How To Change a String On a Fender Stratocaster

Frost Fire Ring of Fire Music Walhalla ND Cast with Jeff Anvinson Playing Guitar Solo

Strings break when you least expect them to, don't they? When I played the guitar part in the pit orchestra for the Johnny Cash "Ring of Fire" Musical I broke not just one, but two, strings during the same performance of that guitar-prominent show. Thankfully I had prepared for such a scenario by having plenty of extra strings next to me. The scary part of that show was that the pit orchestra was on stage and it was an integral part of the musical. The audience could see almost every move I made. Fortunately, the actors were situated between the pit orchestra and the audience so I wasn't completely exposed. Nevertheless, I had to change strings efficiently - sometimes playing a tune or two with only five strings - and get back to full capacity quickly.

Take note of the actors, other pit orchestra members, and me in the picture above. (I'm the one playing the white Fender Stratocaster under the roof.) Can you see the sweat rolling down my face as I play a solo? There's not much so scary as trying to play while the audience AND the actors are watching your every move.

A few days ago a string broke on my Fender Strat in the middle of a lesson. As I was preparing to change it later, I thought it might be helpful to take pictures and write the following webpage article. I hope you find it helpful.

Follow These Steps To Change a String On a Fender Stratocaster

1. Remove any remnants of the old string. If you are changing a string because the old one broke, sometimes parts of the old string may remain on the tuning peg or in the hole where the ball end is inserted.

Back of a Fender Stratocaster Where the Ball Ends Are Inserted
The back of a Fender Stratocaster where the ball ends are inserted

2. Insert the plain end of the string (not the ball end) into and through the hole accessed on the back.

Insert the string into the hold on the back of the guitar

3. Pull the string through the bridge on the front of the guitar. Make sure the string comes through the correct hole. FRUSTRATION ALERT!: Sometimes the string will have a mind of its own and try everything in its power to fudge things up. It might go through the wrong hole or get stuck against something. (Inanimate objects don't have brains so they're completely lost when it comes to things like this!) ;-) Just maintain your cool and use your willpower to force your will on the string.

Pull the string through the bridge at the front of the guitar

4. Pass the string through the slot on the nut and under the string guide. Make sure the string stays in place like this as you complete the rest of the steps. SECOND FRUSTRATION ALERT! It's frustrating to find out that - after you've completely installed the string and tuned it up - you forgot to keep the string in the nut slot or under the string guide.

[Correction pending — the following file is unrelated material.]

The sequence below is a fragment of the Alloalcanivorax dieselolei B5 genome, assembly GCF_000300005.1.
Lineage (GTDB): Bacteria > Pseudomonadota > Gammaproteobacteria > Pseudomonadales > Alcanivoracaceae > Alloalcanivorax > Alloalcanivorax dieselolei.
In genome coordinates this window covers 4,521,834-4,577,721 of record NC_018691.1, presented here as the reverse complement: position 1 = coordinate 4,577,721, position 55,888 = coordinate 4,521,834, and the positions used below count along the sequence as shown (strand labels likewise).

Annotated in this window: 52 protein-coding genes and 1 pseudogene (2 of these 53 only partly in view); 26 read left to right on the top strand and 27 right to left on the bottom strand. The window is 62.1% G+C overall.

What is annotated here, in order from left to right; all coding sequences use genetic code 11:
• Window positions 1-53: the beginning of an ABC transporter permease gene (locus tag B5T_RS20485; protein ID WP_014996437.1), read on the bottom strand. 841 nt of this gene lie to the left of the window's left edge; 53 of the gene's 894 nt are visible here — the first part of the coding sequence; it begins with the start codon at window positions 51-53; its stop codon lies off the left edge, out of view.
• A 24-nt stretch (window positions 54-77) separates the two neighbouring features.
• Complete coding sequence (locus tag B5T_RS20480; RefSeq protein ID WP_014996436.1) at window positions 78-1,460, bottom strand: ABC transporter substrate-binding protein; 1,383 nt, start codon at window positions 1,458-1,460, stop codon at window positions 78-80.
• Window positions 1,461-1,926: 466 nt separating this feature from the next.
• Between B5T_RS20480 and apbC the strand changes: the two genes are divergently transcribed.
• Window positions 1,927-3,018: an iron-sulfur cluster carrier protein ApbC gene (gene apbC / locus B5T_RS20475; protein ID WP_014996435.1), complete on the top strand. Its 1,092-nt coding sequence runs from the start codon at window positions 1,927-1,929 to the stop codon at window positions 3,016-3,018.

Pass the string through the slot on the nut and under the string guide.

5. Leave one to three fingers' worth of slack in the string - less for thicker strings. This will let you wrap enough string around the tuning peg to hold the string in place. But read below for a nifty trick that will hold the string in place even if you wrap only about one turn's worth of string around the tuning peg.

Leave one to three fingers' worth of slack in the string

6. While you're at it, check the nut that keeps the tuning peg assembly firmly attached to your guitar to make sure it is snug. If it's loose, tighten it with a pair of pliers, or better yet, a wrench. (Be careful not to slip and end up gouging the finish of your beautiful guitar!) This nut tends to go slack over time. Remember, to a nut or screw, your guitar is a terrible place to work - nothing but constant vibration! They tend to go - well, pardon the pun - nuts and have a screw loose! ;-)

Tighten the screw(s) or nut that hold the tuning peg assembly attached to your guitar

7. Pass the string through the hole in the tuning peg.

Pass the string through the hole in the tuning peg

8. The next few steps are the cool part. Why? You'll be able to attach the string to the tuning peg so that it won't slip when you tighten it. Here's what you do: First, pass the end of the string under the part of the string that's on the other side of the tuning peg. Notice exactly how this is done in the photo below. NOTE: If you pass the string under itself from the wrong side of the guitar, this series of steps will not work.

Pass the end of the string under the part of the string on the other side of the tuning peg.

9. Now pull the string out and away from the guitar. Check out the picture below to see how this is accomplished. Then tighten the tuning peg and make sure the string is tightened in the same direction as the rest of the strings. As you do this, notice that the portion of the string that you are holding away from the guitar gets trapped between the tuning peg and itself. As long as you wind enough string around the tuning peg to trap the string in this way, it will not slip out as you tighten it. There is no need to pile turns and turns worth of string around the tuning peg. Check out the two pictures below.

Pull the string out and away from the guitar as you tighten it Trapping the string against the tuning peg

10. Once the string is tuned up to pitch, finish the job by cutting off the excess string with a pair of diagonal cutters. Voila! A perfect string-changing job!

Cut the excess string with a pair of diagonal cutters

If you have any questions, shoot me an email: jla@jlamusic.com

Jeff Anvinson, owner/operator of JLA Music

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